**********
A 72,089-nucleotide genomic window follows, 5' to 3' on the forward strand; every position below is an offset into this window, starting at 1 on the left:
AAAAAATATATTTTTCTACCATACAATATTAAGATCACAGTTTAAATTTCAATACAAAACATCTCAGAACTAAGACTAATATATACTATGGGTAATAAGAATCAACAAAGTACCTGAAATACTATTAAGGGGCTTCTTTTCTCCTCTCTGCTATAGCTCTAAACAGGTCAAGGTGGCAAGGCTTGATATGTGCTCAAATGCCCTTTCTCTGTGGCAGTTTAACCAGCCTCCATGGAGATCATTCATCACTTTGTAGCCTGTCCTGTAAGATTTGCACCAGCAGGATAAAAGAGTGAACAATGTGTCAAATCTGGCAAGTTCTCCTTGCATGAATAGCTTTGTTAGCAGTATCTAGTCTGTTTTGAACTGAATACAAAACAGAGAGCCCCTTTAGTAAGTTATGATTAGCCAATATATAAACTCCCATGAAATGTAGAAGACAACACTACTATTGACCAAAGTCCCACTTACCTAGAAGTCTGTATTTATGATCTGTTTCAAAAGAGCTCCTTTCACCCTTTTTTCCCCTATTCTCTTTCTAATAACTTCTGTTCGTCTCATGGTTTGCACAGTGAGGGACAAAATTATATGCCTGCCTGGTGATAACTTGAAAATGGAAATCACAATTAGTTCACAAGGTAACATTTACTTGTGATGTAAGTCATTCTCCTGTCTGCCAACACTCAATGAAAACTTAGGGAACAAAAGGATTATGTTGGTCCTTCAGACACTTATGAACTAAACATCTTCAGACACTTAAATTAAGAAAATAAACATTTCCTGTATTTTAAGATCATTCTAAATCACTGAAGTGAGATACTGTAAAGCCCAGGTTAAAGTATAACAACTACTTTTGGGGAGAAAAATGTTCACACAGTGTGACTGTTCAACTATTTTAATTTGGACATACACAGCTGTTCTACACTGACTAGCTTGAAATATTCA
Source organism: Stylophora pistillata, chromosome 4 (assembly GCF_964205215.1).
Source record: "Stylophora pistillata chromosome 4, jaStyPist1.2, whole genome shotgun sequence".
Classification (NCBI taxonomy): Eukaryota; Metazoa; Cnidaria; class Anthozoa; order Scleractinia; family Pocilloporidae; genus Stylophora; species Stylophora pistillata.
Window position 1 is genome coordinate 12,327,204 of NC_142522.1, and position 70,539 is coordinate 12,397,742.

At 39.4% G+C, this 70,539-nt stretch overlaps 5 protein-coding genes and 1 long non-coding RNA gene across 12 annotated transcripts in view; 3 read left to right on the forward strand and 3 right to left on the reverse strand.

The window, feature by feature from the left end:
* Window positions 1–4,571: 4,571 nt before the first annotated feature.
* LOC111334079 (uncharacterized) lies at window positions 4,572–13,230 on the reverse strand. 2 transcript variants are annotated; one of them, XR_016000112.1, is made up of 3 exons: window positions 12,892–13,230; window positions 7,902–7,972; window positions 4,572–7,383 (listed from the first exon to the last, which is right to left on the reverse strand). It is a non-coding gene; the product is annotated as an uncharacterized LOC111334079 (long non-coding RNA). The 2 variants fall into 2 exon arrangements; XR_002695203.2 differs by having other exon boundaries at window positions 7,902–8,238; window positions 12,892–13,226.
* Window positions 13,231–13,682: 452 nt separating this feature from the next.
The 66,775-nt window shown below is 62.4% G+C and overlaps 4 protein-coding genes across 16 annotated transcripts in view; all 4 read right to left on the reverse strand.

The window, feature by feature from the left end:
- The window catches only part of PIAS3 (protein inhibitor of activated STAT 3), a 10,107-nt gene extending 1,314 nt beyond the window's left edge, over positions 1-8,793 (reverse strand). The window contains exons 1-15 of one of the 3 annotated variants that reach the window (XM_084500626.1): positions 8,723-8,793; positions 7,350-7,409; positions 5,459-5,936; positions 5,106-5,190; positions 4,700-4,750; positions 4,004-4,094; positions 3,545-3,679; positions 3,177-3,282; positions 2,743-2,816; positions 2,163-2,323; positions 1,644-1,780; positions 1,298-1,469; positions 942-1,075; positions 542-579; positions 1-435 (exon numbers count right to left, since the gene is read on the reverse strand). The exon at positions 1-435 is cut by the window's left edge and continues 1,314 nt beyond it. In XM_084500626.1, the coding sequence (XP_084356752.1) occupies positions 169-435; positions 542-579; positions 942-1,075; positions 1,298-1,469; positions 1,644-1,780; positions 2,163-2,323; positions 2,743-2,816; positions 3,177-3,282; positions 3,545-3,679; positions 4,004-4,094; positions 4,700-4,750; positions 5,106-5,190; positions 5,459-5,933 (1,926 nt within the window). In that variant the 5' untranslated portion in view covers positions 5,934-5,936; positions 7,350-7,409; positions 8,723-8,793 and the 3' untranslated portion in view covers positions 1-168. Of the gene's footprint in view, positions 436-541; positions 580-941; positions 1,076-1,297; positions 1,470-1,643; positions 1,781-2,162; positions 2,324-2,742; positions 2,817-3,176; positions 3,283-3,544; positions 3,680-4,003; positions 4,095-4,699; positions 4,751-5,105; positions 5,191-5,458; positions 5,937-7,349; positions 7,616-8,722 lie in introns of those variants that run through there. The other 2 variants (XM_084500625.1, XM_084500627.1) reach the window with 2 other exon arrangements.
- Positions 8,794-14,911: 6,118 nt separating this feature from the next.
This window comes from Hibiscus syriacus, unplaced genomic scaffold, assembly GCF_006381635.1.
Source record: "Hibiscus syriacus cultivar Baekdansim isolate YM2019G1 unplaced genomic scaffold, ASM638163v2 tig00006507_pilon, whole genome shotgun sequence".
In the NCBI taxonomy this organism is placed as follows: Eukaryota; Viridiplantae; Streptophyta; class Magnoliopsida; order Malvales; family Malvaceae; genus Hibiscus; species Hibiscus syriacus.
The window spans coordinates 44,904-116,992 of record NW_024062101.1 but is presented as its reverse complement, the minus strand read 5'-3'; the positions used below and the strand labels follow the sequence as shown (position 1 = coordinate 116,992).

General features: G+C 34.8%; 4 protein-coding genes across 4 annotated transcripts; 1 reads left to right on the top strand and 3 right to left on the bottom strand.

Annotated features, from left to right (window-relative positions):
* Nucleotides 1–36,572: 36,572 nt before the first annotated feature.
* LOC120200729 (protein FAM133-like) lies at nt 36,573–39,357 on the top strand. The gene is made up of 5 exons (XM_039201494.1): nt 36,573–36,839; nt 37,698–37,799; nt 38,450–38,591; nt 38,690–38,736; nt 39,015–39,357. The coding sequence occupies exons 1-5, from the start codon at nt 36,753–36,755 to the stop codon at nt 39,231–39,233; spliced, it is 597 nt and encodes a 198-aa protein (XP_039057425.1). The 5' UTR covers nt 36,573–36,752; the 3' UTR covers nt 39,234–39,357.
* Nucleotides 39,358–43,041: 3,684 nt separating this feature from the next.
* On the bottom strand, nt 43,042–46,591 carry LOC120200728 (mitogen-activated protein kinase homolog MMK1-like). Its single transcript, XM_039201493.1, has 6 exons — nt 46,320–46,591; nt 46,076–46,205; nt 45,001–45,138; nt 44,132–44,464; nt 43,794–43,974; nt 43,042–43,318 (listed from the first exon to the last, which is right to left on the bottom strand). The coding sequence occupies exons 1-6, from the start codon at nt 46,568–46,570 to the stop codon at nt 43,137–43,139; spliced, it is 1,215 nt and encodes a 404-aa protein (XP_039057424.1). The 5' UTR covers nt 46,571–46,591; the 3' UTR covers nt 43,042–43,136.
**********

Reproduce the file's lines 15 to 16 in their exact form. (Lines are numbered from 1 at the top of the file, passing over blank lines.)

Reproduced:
- Positions 8,794-14,911: 6,118 nt separating this feature from the next.
This window comes from Hibiscus syriacus, unplaced genomic scaffold, assembly GCF_006381635.1.